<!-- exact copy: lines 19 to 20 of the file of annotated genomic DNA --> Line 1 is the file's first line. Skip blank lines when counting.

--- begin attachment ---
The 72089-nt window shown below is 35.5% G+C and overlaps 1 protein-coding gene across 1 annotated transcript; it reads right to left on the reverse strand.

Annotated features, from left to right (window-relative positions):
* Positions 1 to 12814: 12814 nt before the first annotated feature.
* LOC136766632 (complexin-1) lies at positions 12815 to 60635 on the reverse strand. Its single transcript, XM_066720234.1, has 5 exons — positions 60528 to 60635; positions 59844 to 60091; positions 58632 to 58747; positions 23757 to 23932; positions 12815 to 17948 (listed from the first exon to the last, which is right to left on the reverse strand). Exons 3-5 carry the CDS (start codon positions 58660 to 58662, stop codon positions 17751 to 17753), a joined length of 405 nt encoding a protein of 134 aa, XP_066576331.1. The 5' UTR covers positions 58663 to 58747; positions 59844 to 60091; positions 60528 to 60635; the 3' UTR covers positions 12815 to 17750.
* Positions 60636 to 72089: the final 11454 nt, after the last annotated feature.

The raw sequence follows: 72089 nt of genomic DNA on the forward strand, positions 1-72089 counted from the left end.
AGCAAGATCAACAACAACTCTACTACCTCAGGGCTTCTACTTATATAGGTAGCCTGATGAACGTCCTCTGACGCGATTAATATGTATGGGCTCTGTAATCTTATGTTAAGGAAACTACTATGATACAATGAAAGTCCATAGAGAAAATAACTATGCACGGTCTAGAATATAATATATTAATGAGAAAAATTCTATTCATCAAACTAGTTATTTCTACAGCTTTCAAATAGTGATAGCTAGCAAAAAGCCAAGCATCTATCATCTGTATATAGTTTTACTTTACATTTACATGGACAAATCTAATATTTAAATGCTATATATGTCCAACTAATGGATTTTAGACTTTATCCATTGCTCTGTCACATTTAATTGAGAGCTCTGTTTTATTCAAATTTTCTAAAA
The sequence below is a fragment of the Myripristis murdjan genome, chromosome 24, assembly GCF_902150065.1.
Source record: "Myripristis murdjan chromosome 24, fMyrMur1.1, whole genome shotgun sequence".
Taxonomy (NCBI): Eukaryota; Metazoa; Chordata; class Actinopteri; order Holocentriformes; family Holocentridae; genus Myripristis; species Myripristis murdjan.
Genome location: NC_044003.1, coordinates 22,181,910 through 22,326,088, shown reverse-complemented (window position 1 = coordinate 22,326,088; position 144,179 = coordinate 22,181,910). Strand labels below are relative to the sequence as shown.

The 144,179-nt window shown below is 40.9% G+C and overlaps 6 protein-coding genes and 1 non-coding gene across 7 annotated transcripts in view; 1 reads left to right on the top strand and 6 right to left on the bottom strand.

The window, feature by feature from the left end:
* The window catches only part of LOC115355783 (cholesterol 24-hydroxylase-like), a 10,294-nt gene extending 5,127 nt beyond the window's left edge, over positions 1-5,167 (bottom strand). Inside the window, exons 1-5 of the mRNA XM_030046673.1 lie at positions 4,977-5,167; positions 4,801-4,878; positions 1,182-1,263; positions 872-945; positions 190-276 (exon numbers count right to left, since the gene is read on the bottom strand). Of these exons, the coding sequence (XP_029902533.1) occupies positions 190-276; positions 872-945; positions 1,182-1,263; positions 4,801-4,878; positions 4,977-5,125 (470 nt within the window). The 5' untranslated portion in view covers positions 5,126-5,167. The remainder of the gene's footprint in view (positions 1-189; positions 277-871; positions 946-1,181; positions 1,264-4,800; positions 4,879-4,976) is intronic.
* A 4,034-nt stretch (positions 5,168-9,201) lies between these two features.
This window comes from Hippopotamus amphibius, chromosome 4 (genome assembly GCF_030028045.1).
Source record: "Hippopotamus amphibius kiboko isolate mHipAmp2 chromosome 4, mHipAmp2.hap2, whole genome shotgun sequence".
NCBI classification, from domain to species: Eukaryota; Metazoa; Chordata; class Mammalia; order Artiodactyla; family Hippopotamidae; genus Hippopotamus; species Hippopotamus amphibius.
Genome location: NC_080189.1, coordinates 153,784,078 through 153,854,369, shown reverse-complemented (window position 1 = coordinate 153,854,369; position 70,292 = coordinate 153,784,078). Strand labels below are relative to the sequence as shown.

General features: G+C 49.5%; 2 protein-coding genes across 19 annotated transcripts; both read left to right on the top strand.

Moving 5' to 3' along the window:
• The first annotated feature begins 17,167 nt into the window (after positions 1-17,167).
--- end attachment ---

Genome location: NC_080189.1, coordinates 153,784,078 through 153,854,369, shown reverse-complemented (window position 1 = coordinate 153,854,369; position 70,292 = coordinate 153,784,078). Strand labels below are relative to the sequence as shown.

General features: G+C 49.5%; 2 protein-coding genes across 19 annotated transcripts; both read left to right on the top strand.